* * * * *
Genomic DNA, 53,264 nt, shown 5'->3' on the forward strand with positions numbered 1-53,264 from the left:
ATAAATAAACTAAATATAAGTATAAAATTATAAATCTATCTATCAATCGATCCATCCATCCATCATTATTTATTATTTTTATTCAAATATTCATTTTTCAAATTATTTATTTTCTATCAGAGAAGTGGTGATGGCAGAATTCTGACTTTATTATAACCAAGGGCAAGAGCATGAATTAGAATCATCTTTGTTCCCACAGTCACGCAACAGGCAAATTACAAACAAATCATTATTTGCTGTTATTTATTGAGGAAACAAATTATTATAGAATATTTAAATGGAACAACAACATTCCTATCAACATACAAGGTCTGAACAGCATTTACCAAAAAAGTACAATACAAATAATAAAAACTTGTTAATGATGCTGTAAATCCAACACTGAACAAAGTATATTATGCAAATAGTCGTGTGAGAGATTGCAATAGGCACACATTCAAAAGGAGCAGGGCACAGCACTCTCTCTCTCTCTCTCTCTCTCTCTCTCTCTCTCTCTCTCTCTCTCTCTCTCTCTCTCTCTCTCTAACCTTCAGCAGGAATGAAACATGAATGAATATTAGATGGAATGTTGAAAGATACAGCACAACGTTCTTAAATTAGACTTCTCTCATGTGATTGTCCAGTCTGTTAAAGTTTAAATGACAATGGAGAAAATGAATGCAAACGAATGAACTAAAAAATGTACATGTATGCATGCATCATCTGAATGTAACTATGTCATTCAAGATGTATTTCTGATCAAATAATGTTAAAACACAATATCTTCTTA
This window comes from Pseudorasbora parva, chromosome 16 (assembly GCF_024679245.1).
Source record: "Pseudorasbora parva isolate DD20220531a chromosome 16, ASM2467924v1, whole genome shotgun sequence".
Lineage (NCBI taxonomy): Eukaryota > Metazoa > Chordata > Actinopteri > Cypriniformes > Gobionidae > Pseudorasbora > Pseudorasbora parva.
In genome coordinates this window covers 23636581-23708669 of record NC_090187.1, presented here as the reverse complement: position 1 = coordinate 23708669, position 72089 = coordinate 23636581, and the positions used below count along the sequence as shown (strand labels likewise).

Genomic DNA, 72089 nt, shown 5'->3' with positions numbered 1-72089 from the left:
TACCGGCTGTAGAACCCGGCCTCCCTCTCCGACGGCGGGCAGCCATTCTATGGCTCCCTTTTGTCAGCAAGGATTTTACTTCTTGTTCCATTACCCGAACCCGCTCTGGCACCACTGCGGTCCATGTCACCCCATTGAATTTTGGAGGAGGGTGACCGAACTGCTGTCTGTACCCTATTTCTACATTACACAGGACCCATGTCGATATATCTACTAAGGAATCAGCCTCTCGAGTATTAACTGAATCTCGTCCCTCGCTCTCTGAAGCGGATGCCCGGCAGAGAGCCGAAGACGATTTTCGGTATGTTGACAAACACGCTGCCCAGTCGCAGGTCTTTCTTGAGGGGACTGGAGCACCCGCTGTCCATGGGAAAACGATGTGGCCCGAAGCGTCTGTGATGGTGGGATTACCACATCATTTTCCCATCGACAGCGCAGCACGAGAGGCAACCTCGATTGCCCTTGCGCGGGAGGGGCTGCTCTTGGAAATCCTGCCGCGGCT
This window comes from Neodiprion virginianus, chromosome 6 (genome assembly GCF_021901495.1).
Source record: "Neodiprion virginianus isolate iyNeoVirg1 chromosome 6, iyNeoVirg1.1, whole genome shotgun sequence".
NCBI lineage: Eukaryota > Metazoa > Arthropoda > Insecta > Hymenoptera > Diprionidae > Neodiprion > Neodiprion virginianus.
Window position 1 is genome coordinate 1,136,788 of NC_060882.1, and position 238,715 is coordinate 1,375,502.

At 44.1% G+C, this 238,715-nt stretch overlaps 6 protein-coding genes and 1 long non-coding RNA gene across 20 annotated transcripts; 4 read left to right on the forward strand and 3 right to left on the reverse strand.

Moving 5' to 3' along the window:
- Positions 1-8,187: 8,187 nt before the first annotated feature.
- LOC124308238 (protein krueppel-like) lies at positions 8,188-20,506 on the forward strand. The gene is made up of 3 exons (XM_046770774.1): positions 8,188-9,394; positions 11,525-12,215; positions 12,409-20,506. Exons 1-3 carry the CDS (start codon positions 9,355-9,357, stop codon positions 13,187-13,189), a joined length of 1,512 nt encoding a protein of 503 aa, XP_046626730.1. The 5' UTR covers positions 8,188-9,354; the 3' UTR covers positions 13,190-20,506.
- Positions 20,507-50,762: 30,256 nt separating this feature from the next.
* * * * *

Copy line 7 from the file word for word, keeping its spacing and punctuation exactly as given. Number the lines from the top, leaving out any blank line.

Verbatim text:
Genomic DNA, 72089 nt, shown 5'->3' with positions numbered 1-72089 from the left: